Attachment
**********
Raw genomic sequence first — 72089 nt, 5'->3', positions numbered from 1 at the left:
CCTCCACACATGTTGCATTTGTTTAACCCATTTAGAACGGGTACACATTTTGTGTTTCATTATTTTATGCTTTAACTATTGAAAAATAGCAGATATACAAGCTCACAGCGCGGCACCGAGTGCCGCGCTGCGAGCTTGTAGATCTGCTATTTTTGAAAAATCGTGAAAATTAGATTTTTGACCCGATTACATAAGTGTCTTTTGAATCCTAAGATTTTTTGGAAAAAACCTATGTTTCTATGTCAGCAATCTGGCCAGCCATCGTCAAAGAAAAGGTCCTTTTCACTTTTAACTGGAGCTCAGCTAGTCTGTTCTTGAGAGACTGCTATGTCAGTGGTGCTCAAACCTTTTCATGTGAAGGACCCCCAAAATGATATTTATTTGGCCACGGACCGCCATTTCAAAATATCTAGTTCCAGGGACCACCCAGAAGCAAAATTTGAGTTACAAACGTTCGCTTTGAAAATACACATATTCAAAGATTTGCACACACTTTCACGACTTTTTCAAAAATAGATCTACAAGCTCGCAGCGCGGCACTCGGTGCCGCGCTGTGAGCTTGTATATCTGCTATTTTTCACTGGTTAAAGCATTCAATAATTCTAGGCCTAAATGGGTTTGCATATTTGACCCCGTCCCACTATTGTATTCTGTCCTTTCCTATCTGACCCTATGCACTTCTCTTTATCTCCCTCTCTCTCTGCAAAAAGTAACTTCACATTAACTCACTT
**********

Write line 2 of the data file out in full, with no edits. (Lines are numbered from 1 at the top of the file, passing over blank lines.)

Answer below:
CCTCCACACATGTTGCATTTGTTTAACCCATTTAGAACGGGTACACATTTTGTGTTTCATTATTTTATGCTTTAACTATTGAAAAATAGCAGATATACAAGCTCACAGCGCGGCACCGAGTGCCGCGCTGCGAGCTTGTAGATCTGCTATTTTTGAAAAATCGTGAAAATTAGATTTTTGACCCGATTACATAAGTGTCTTTTGAATCCTAAGATTTTTTGGAAAAAACCTATGTTTCTATGTCAGCAATCTGGCCAGCCATCGTCAAAGAAAAGGTCCTTTTCACTTTTAACTGGAGCTCAGCTAGTCTGTTCTTGAGAGACTGCTATGTCAGTGGTGCTCAAACCTTTTCATGTGAAGGACCCCCAAAATGATATTTATTTGGCCACGGACCGCCATTTCAAAATATCTAGTTCCAGGGACCACCCAGAAGCAAAATTTGAGTTACAAACGTTCGCTTTGAAAATACACATATTCAAAGATTTGCACACACTTTCACGACTTTTTCAAAAATAGATCTACAAGCTCGCAGCGCGGCACTCGGTGCCGCGCTGTGAGCTTGTATATCTGCTATTTTTCACTGGTTAAAGCATTCAATAATTCTAGGCCTAAATGGGTTTGCATATTTGACCCCGTCCCACTATTGTATTCTGTCCTTTCCTATCTGACCCTATGCACTTCTCTTTATCTCCCTCTCTCTCTGCAAAAAGTAACTTCACATTAACTCACTT